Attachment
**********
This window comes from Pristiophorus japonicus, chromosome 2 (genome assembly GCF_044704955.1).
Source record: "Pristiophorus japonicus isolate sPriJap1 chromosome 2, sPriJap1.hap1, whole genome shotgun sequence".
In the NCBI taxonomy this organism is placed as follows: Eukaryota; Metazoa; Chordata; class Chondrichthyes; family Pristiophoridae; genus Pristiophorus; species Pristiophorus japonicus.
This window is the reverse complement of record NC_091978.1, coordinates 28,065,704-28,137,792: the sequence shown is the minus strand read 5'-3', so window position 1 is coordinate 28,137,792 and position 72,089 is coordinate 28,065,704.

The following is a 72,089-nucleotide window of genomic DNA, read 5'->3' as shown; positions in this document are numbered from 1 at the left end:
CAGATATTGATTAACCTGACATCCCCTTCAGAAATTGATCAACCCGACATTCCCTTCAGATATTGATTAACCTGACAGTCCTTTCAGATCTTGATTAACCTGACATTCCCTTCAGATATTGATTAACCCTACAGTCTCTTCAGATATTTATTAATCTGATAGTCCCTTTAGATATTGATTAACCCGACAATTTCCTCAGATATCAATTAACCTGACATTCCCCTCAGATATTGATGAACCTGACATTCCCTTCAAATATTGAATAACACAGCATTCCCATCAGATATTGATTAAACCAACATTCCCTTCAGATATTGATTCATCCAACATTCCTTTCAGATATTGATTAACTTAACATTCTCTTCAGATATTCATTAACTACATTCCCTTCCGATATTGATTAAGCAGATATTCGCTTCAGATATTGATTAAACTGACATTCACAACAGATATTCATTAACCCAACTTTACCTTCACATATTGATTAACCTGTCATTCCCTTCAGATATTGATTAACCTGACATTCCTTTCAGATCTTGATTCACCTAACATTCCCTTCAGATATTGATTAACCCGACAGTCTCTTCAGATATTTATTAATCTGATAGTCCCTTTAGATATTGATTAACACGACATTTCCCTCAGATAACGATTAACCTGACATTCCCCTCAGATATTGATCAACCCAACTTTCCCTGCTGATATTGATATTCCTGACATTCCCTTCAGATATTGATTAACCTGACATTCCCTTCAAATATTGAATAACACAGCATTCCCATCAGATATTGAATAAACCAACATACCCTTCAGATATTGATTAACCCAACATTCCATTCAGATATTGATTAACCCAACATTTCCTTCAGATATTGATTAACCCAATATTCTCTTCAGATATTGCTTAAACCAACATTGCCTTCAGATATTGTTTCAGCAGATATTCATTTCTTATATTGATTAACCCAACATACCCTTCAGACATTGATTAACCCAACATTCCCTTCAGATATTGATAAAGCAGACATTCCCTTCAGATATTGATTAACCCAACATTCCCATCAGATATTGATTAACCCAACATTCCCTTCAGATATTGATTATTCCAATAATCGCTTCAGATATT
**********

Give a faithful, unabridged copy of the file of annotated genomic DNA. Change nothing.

This window comes from Pristiophorus japonicus, chromosome 2 (genome assembly GCF_044704955.1).
Source record: "Pristiophorus japonicus isolate sPriJap1 chromosome 2, sPriJap1.hap1, whole genome shotgun sequence".
In the NCBI taxonomy this organism is placed as follows: Eukaryota; Metazoa; Chordata; class Chondrichthyes; family Pristiophoridae; genus Pristiophorus; species Pristiophorus japonicus.
This window is the reverse complement of record NC_091978.1, coordinates 28,065,704-28,137,792: the sequence shown is the minus strand read 5'-3', so window position 1 is coordinate 28,137,792 and position 72,089 is coordinate 28,065,704.

The following is a 72,089-nucleotide window of genomic DNA, read 5'->3' as shown; positions in this document are numbered from 1 at the left end:
CAGATATTGATTAACCTGACATCCCCTTCAGAAATTGATCAACCCGACATTCCCTTCAGATATTGATTAACCTGACAGTCCTTTCAGATCTTGATTAACCTGACATTCCCTTCAGATATTGATTAACCCTACAGTCTCTTCAGATATTTATTAATCTGATAGTCCCTTTAGATATTGATTAACCCGACAATTTCCTCAGATATCAATTAACCTGACATTCCCCTCAGATATTGATGAACCTGACATTCCCTTCAAATATTGAATAACACAGCATTCCCATCAGATATTGATTAAACCAACATTCCCTTCAGATATTGATTCATCCAACATTCCTTTCAGATATTGATTAACTTAACATTCTCTTCAGATATTCATTAACTACATTCCCTTCCGATATTGATTAAGCAGATATTCGCTTCAGATATTGATTAAACTGACATTCACAACAGATATTCATTAACCCAACTTTACCTTCACATATTGATTAACCTGTCATTCCCTTCAGATATTGATTAACCTGACATTCCTTTCAGATCTTGATTCACCTAACATTCCCTTCAGATATTGATTAACCCGACAGTCTCTTCAGATATTTATTAATCTGATAGTCCCTTTAGATATTGATTAACACGACATTTCCCTCAGATAACGATTAACCTGACATTCCCCTCAGATATTGATCAACCCAACTTTCCCTGCTGATATTGATATTCCTGACATTCCCTTCAGATATTGATTAACCTGACATTCCCTTCAAATATTGAATAACACAGCATTCCCATCAGATATTGAATAAACCAACATACCCTTCAGATATTGATTAACCCAACATTCCATTCAGATATTGATTAACCCAACATTTCCTTCAGATATTGATTAACCCAATATTCTCTTCAGATATTGCTTAAACCAACATTGCCTTCAGATATTGTTTCAGCAGATATTCATTTCTTATATTGATTAACCCAACATACCCTTCAGACATTGATTAACCCAACATTCCCTTCAGATATTGATAAAGCAGACATTCCCTTCAGATATTGATTAACCCAACATTCCCATCAGATATTGATTAACCCAACATTCCCTTCAGATATTGATTATTCCAATAATCGCTTCAGATATT